Ex-Vail city employee allegedly slept with child prostitute in Glenwood Springs

GLENWOOD SPRINGS — The man charged with soliciting a minor for prostitution in Glenwood Springs is a Gypsum resident and worked for the town of Vail for more than 24 years, the Post Independent has learned.

Ronald Braden, 53, appeared in Garfield County District Court Wednesday on bond, and was released with a court protection order prohibiting him from having contact with children under 18 years of age.

Judge Denise Lynch of the 9th District also ordered Braden to remain in Colorado, unless granted permission to travel from the court, according to case documents.

Braden had led information services for town of Vail since he was hired in June 1994, most recently holding the title of director. Braden’s employment with the town of Vail officially ended Monday, a spokesperson for the town said, and he was placed on leave Oct. 24.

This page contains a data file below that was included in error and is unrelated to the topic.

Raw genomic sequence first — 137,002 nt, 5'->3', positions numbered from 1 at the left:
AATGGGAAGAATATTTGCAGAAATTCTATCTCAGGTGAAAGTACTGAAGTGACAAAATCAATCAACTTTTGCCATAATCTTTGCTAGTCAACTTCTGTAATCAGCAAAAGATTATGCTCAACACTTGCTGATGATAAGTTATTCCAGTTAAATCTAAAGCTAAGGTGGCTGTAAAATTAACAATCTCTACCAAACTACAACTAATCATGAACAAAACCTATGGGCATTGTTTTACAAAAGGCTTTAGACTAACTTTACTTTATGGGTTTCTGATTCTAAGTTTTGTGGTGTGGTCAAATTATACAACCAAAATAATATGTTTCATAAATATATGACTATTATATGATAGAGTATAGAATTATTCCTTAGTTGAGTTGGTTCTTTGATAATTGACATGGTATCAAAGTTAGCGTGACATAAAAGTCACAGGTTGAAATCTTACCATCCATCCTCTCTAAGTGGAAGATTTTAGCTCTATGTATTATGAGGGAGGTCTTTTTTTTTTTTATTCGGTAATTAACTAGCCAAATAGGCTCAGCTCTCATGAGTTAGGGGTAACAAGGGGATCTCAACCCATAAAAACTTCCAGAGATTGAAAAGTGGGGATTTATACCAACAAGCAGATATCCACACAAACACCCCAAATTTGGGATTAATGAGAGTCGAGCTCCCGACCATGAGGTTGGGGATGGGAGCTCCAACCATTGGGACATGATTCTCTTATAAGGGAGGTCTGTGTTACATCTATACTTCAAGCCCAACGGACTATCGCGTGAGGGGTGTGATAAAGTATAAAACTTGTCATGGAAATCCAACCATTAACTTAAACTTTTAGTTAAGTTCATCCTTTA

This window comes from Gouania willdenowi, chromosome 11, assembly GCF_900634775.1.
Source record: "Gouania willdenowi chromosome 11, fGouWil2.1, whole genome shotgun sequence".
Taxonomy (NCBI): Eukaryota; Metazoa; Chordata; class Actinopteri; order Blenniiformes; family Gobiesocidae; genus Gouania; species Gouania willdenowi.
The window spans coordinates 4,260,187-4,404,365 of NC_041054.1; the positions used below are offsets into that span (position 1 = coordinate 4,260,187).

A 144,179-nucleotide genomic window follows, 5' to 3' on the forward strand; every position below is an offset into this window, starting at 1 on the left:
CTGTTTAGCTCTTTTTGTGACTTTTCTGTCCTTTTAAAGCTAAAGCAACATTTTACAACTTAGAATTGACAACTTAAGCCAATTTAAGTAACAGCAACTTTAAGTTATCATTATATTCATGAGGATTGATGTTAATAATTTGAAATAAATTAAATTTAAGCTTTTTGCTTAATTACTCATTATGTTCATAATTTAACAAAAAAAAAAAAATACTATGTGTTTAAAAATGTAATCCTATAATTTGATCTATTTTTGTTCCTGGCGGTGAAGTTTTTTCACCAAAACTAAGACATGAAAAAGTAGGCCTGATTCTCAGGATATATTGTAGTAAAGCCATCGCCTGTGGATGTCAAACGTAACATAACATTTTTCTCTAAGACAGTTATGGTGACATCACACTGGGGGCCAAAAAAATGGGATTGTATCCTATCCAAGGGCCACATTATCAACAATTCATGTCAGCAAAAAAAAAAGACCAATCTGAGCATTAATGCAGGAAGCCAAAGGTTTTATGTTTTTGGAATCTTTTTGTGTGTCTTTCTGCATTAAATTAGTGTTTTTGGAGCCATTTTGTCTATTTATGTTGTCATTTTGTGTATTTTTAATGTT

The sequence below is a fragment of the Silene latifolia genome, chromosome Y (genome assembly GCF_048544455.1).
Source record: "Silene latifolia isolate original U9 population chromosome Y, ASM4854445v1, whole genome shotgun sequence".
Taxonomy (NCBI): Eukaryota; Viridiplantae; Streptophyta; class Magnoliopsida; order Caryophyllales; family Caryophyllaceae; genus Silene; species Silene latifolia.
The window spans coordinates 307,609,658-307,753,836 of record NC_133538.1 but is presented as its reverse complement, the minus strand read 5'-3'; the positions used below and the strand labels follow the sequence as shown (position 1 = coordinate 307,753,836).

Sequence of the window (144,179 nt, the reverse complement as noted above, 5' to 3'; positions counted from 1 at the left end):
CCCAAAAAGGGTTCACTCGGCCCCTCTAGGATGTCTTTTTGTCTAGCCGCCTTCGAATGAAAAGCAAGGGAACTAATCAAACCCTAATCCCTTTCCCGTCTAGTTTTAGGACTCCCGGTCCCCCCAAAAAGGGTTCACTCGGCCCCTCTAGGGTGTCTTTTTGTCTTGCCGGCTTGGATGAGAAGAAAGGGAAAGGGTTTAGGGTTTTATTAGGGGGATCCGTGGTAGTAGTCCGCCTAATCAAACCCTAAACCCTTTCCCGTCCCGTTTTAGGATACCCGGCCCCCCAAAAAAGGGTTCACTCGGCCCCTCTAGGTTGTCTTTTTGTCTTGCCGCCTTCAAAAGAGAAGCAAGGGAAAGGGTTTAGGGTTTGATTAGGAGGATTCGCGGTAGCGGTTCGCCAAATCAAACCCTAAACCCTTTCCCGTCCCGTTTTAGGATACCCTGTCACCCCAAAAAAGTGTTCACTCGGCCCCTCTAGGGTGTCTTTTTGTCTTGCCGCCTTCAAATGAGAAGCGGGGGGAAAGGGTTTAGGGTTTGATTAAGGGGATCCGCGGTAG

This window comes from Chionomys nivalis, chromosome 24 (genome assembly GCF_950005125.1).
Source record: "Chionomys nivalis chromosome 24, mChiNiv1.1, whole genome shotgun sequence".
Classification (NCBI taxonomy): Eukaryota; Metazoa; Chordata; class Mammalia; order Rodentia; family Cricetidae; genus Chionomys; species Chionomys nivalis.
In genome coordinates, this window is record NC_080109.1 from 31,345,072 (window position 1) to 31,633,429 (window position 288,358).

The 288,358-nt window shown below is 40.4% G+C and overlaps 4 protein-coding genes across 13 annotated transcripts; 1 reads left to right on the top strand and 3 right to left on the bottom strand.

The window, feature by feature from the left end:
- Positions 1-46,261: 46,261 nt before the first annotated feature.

Braden’s charges are included in a larger Colorado grand jury indictment handed down Oct. 22, alleging a prostitution ring operated out of the former Plaza Inn, which is no longer in business, in north Glenwood Springs.

The indictment charges Damara Hester, 25, and Dasjuan Goode, 30, of transporting two juveniles to Glenwood Springs in July 2017 and holding them at the hotel before driving at least one of the juveniles to a sex buyers’ home to perform acts of prostitution,” the indictment said.

Braden allegedly was one of those who engaged in the activities during that time. The pair put ads for the two minors online and exploited them sexually for money, according to the indictment.

On at least one occasion, Braden “met the juvenile at a hotel/motel in Glenwood Springs and paid money to engage in sexual intercourse with her,” according to the indictment.

He is charged with four felony counts, including soliciting for child prostitution, pandering of a child, patronizing a prostituted child, and contributing to the delinquency of a minor.

A defense attorney for Braden, Alaurice Tafoya-Modi, said “Mr. Braden looks forward to addressing the allegations in a court of law.”

Hester remains in custody at the Garfield County jail with bail set at $50,000. Goode was arrested Oct. 25 and is currently being held in Brighton with bond set at $100,000, according to Adams County Sheriff records.

Ninth District prosecutors have filed to have Goode transferred from the Adams County jail to face the charges in Garfield County, Assistant District Attorney Ben Sollars said.